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Giving Thanks to Your Customers

Use this simple but effective way to build a loyal customer base.

By the time November arrives each year, you’ve likely spent 10 very busy months in your work to attract and satisfy your customers. It’s hard work to consistently deliver compelling products backed by superlative customer service. As many successful folks know, developing a base of loyal customers is the veritable lifeblood of any business.

So, when the season of Thanksgiving arrives, it’s a perfect time to reflect on how valuable your customers are to you and, as such, to reach out and let them know precisely that. All it takes is a simple thank-you note to connect with your customers, displaying your sincerity in recognizing their importance to your business. Here’s how to give thanks to your customers in a simple yet effective way they’ll remember.

Thank-you notes still work

While it might seem so “old fashioned” to send an actual thank-you note when considering our modern-day digitized world, the fact is that your customers will notice and remember an actual handwritten greeting. Why? Simply enough, a handwritten thank-you takes time and effort, both in its preparation and in the steps necessary to actually mail it, yes, using that old fashioned snail mail.

Sure, it’s simplest if you just e-mail a “thank you,” right? Either bang out a couple of quick sentences or cut and paste a pre-written overture—then just click “send.” Yes, it is simple, which is why most e-mail inboxes are flooded with such messaging with most (if not all) of it summarily deleted without ever being read. If, however, you receive an actual envelope in the mail, addressed to you, personally, chances are you’ll quickly open and read it. To truly reach out and give thanks to customers in a meaningful and memorable way, you’ll need to use a real card, a real envelope and a real stamp. It’s the making of a real thank-you and—good news—it’s not real hard to do.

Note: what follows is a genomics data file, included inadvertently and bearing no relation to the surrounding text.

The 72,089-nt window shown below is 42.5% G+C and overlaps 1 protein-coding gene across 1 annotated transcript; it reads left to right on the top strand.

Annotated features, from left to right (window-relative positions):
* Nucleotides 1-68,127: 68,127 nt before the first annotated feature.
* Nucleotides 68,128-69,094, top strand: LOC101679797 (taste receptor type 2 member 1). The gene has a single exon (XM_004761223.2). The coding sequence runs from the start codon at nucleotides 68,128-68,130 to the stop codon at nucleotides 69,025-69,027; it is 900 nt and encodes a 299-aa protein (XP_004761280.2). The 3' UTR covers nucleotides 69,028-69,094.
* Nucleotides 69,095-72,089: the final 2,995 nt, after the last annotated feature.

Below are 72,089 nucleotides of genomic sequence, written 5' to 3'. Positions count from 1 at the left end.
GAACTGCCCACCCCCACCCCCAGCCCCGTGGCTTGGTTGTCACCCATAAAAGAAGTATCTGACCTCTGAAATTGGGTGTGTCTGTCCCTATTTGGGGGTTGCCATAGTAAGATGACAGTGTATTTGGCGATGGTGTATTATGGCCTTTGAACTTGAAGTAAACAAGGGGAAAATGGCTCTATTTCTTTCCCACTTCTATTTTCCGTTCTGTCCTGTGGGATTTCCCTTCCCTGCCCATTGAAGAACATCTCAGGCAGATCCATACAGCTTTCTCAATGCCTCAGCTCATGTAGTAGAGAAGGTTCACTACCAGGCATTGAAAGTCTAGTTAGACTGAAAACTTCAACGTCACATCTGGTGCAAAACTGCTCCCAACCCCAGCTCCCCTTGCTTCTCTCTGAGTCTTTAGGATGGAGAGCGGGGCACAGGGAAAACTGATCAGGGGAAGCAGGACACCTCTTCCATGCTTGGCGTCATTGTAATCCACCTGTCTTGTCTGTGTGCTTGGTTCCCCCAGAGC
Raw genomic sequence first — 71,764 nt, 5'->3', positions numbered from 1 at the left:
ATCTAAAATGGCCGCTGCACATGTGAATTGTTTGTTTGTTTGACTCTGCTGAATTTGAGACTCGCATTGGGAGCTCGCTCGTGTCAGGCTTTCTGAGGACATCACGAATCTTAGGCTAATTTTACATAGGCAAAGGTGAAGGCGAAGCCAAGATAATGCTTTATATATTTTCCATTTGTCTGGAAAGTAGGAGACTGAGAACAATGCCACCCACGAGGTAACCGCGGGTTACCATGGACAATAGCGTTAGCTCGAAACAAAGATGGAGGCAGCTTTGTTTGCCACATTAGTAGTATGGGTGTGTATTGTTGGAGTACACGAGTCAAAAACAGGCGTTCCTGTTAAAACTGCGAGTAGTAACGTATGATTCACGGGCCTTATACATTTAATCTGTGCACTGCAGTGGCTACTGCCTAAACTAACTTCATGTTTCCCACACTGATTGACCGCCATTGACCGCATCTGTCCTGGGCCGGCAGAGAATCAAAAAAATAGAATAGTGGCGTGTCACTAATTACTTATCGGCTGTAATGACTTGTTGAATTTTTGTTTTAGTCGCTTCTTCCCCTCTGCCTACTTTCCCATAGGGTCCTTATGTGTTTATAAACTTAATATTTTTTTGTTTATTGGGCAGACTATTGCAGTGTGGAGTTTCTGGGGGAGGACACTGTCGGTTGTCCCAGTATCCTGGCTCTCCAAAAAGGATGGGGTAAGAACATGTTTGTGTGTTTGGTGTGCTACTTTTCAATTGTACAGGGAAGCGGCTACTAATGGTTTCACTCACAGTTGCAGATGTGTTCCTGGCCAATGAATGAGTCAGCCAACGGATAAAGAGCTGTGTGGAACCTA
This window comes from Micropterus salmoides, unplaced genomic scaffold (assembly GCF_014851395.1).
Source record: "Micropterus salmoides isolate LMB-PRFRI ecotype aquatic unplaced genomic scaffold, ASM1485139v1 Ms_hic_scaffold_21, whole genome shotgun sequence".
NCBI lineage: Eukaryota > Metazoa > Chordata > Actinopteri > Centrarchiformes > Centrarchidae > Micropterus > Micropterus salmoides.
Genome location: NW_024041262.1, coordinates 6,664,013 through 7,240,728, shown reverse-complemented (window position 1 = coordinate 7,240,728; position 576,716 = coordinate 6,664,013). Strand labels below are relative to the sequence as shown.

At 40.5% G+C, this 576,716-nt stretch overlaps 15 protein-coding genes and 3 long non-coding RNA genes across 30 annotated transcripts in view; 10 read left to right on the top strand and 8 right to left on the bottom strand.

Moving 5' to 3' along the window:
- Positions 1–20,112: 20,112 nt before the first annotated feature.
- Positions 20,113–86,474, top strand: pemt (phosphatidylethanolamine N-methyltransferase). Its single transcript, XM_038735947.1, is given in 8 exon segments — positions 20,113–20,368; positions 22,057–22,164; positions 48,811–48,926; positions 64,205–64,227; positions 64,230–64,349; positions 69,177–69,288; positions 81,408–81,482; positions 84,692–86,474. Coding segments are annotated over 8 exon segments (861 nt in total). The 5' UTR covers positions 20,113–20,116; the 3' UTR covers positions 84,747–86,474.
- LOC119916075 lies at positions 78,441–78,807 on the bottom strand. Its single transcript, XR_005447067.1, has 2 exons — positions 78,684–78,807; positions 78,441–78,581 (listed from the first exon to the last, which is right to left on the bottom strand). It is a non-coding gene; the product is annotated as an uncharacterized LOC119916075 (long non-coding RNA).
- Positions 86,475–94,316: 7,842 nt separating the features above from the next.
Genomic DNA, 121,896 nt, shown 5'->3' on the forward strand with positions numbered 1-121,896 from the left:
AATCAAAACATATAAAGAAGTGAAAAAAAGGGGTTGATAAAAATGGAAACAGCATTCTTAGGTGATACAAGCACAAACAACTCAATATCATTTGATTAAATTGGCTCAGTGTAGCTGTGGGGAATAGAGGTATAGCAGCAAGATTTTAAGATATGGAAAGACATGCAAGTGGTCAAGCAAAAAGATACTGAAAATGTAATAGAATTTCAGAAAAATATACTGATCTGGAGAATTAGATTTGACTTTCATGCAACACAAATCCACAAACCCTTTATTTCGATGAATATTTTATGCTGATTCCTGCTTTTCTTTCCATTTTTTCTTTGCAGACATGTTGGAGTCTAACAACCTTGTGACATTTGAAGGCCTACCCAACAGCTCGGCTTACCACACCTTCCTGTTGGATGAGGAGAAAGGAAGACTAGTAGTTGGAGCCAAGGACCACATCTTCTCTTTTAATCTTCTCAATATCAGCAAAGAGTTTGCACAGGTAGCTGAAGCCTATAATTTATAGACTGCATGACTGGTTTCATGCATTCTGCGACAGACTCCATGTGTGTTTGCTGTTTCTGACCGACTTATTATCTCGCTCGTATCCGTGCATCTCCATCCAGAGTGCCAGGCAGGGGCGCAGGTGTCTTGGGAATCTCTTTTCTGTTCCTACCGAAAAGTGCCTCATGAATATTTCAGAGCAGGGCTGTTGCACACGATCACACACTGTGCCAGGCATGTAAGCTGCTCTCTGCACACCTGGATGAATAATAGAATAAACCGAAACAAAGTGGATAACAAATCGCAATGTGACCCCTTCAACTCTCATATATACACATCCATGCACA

Direct customer interactions, such as thank-you notes, can have measurable effects on a business’ bottom line

Giving thanks is easier than you think

A thank-you card doesn’t need to be super-stylish or conspicuously extravagant. In fact, when you send a simple thank-you card (think of the standard 5.5-by-4-inch size), you’ll keep the focus on the message and your customer. Here’s how to craft each thank you:

  • Personalize the note, of course, being sure to spell the recipient’s name correctly.
  • Express a simple yet heartfelt sentiment that indicates how you value the customer.
  • Indicate your desire to continue serving the customer in the future (but refrain from making it read like a sales pitch).
  • Provide a method for the customer to contact you directly, i.e., company address, phone number, e-mail address, etc.

Here’s an example of how a simple yet satisfying thank-you card will read:

Dear Anne,

In this season of gratitude, we thank you for your business. We know you have many choices of where to shop these days and, as such, we truly value your patronage and appreciate your confidence in our products and services. We’ll continue to work hard to bring you more of what you want, when you want it.